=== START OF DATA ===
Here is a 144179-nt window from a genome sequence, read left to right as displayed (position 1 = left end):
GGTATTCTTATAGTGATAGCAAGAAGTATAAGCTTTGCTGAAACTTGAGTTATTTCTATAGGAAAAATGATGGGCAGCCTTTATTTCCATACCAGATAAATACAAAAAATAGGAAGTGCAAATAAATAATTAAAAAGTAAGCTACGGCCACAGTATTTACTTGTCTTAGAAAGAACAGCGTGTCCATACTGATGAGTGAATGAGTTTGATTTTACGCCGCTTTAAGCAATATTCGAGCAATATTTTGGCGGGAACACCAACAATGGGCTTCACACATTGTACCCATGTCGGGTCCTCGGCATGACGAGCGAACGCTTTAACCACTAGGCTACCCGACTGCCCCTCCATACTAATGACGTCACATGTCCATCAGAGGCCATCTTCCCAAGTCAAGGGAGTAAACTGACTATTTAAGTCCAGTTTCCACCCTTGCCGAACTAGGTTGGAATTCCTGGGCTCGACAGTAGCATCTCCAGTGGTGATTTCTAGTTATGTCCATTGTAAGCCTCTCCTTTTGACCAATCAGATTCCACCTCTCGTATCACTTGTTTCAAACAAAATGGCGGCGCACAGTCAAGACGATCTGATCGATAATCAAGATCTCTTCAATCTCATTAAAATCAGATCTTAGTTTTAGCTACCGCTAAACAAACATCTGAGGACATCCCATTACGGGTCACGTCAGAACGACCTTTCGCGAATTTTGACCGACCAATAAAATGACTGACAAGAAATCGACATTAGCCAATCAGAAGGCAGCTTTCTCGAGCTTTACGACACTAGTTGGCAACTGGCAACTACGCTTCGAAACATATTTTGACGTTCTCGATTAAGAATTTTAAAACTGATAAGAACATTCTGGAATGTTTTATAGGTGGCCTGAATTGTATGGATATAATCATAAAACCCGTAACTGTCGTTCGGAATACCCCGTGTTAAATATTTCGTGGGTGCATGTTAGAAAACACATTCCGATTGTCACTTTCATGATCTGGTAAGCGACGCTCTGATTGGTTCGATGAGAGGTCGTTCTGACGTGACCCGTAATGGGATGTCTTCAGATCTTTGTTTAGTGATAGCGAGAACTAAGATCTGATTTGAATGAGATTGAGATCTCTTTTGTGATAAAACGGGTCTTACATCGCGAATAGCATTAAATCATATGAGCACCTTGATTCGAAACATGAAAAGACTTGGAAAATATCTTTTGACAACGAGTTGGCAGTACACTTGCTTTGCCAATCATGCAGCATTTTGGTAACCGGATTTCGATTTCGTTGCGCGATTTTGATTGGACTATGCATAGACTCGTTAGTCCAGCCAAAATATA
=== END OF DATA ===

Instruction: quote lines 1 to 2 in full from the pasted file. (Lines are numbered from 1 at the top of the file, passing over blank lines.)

Here is a 144179-nt window from a genome sequence, read left to right as displayed (position 1 = left end):
GGTATTCTTATAGTGATAGCAAGAAGTATAAGCTTTGCTGAAACTTGAGTTATTTCTATAGGAAAAATGATGGGCAGCCTTTATTTCCATACCAGATAAATACAAAAAATAGGAAGTGCAAATAAATAATTAAAAAGTAAGCTACGGCCACAGTATTTACTTGTCTTAGAAAGAACAGCGTGTCCATACTGATGAGTGAATGAGTTTGATTTTACGCCGCTTTAAGCAATATTCGAGCAATATTTTGGCGGGAACACCAACAATGGGCTTCACACATTGTACCCATGTCGGGTCCTCGGCATGACGAGCGAACGCTTTAACCACTAGGCTACCCGACTGCCCCTCCATACTAATGACGTCACATGTCCATCAGAGGCCATCTTCCCAAGTCAAGGGAGTAAACTGACTATTTAAGTCCAGTTTCCACCCTTGCCGAACTAGGTTGGAATTCCTGGGCTCGACAGTAGCATCTCCAGTGGTGATTTCTAGTTATGTCCATTGTAAGCCTCTCCTTTTGACCAATCAGATTCCACCTCTCGTATCACTTGTTTCAAACAAAATGGCGGCGCACAGTCAAGACGATCTGATCGATAATCAAGATCTCTTCAATCTCATTAAAATCAGATCTTAGTTTTAGCTACCGCTAAACAAACATCTGAGGACATCCCATTACGGGTCACGTCAGAACGACCTTTCGCGAATTTTGACCGACCAATAAAATGACTGACAAGAAATCGACATTAGCCAATCAGAAGGCAGCTTTCTCGAGCTTTACGACACTAGTTGGCAACTGGCAACTACGCTTCGAAACATATTTTGACGTTCTCGATTAAGAATTTTAAAACTGATAAGAACATTCTGGAATGTTTTATAGGTGGCCTGAATTGTATGGATATAATCATAAAACCCGTAACTGTCGTTCGGAATACCCCGTGTTAAATATTTCGTGGGTGCATGTTAGAAAACACATTCCGATTGTCACTTTCATGATCTGGTAAGCGACGCTCTGATTGGTTCGATGAGAGGTCGTTCTGACGTGACCCGTAATGGGATGTCTTCAGATCTTTGTTTAGTGATAGCGAGAACTAAGATCTGATTTGAATGAGATTGAGATCTCTTTTGTGATAAAACGGGTCTTACATCGCGAATAGCATTAAATCATATGAGCACCTTGATTCGAAACATGAAAAGACTTGGAAAATATCTTTTGACAACGAGTTGGCAGTACACTTGCTTTGCCAATCATGCAGCATTTTGGTAACCGGATTTCGATTTCGTTGCGCGATTTTGATTGGACTATGCATAGACTCGTTAGTCCAGCCAAAATATA